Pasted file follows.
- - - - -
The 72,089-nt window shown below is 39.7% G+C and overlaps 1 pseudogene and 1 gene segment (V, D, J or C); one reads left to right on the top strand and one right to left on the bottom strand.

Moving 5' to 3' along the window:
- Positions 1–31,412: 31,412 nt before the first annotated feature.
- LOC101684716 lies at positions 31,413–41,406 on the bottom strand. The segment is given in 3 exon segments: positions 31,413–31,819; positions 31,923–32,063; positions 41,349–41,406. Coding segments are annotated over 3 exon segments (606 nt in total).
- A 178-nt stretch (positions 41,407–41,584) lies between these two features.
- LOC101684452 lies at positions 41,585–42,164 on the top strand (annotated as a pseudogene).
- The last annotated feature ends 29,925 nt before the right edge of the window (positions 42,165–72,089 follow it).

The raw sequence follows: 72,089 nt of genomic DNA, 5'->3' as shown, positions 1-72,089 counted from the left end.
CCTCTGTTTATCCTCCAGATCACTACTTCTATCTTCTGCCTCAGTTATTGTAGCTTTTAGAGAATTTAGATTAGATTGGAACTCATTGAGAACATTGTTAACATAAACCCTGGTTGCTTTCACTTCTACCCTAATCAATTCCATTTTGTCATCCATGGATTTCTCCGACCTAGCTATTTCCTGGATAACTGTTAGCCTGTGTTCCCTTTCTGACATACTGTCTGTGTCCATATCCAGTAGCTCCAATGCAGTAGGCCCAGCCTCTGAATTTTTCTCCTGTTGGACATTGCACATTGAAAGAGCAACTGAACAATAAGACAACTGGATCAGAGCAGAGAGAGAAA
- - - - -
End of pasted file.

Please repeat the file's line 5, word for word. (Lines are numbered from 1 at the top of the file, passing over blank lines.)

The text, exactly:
- A 178-nt stretch (positions 41,407–41,584) lies between these two features.